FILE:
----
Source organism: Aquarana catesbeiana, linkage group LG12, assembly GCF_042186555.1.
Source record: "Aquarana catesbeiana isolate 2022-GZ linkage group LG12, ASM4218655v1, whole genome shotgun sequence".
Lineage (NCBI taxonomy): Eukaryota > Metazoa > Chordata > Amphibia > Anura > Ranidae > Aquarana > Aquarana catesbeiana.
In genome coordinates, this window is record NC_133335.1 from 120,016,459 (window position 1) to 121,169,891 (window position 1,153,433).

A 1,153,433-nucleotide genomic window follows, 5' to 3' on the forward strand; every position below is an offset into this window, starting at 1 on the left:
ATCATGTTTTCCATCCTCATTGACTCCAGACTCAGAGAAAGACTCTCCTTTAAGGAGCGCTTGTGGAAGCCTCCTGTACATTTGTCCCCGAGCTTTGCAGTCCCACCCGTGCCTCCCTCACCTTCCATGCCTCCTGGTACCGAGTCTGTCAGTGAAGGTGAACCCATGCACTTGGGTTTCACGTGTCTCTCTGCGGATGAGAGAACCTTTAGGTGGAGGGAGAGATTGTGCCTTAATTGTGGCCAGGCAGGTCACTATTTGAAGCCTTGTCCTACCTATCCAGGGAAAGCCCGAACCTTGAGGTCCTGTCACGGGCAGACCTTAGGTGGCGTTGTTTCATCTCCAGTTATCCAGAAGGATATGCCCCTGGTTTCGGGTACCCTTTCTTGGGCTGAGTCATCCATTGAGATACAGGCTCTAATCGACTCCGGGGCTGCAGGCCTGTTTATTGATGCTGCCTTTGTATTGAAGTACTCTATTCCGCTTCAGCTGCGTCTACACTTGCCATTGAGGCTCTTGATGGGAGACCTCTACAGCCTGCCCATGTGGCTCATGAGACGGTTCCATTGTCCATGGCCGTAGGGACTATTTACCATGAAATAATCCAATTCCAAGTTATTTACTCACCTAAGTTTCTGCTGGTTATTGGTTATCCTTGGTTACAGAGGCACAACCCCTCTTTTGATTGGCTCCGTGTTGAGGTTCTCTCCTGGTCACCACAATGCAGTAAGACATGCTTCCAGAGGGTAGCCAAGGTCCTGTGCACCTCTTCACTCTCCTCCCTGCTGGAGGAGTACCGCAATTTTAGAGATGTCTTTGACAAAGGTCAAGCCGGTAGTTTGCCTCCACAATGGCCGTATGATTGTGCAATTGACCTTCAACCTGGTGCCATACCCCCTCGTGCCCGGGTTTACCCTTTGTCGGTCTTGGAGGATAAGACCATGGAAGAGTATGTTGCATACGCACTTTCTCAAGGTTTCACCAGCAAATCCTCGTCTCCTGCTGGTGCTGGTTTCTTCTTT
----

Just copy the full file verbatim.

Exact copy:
Source organism: Aquarana catesbeiana, linkage group LG12, assembly GCF_042186555.1.
Source record: "Aquarana catesbeiana isolate 2022-GZ linkage group LG12, ASM4218655v1, whole genome shotgun sequence".
Lineage (NCBI taxonomy): Eukaryota > Metazoa > Chordata > Amphibia > Anura > Ranidae > Aquarana > Aquarana catesbeiana.
In genome coordinates, this window is record NC_133335.1 from 120,016,459 (window position 1) to 121,169,891 (window position 1,153,433).

A 1,153,433-nucleotide genomic window follows, 5' to 3' on the forward strand; every position below is an offset into this window, starting at 1 on the left:
ATCATGTTTTCCATCCTCATTGACTCCAGACTCAGAGAAAGACTCTCCTTTAAGGAGCGCTTGTGGAAGCCTCCTGTACATTTGTCCCCGAGCTTTGCAGTCCCACCCGTGCCTCCCTCACCTTCCATGCCTCCTGGTACCGAGTCTGTCAGTGAAGGTGAACCCATGCACTTGGGTTTCACGTGTCTCTCTGCGGATGAGAGAACCTTTAGGTGGAGGGAGAGATTGTGCCTTAATTGTGGCCAGGCAGGTCACTATTTGAAGCCTTGTCCTACCTATCCAGGGAAAGCCCGAACCTTGAGGTCCTGTCACGGGCAGACCTTAGGTGGCGTTGTTTCATCTCCAGTTATCCAGAAGGATATGCCCCTGGTTTCGGGTACCCTTTCTTGGGCTGAGTCATCCATTGAGATACAGGCTCTAATCGACTCCGGGGCTGCAGGCCTGTTTATTGATGCTGCCTTTGTATTGAAGTACTCTATTCCGCTTCAGCTGCGTCTACACTTGCCATTGAGGCTCTTGATGGGAGACCTCTACAGCCTGCCCATGTGGCTCATGAGACGGTTCCATTGTCCATGGCCGTAGGGACTATTTACCATGAAATAATCCAATTCCAAGTTATTTACTCACCTAAGTTTCTGCTGGTTATTGGTTATCCTTGGTTACAGAGGCACAACCCCTCTTTTGATTGGCTCCGTGTTGAGGTTCTCTCCTGGTCACCACAATGCAGTAAGACATGCTTCCAGAGGGTAGCCAAGGTCCTGTGCACCTCTTCACTCTCCTCCCTGCTGGAGGAGTACCGCAATTTTAGAGATGTCTTTGACAAAGGTCAAGCCGGTAGTTTGCCTCCACAATGGCCGTATGATTGTGCAATTGACCTTCAACCTGGTGCCATACCCCCTCGTGCCCGGGTTTACCCTTTGTCGGTCTTGGAGGATAAGACCATGGAAGAGTATGTTGCATACGCACTTTCTCAAGGTTTCACCAGCAAATCCTCGTCTCCTGCTGGTGCTGGTTTCTTCTTT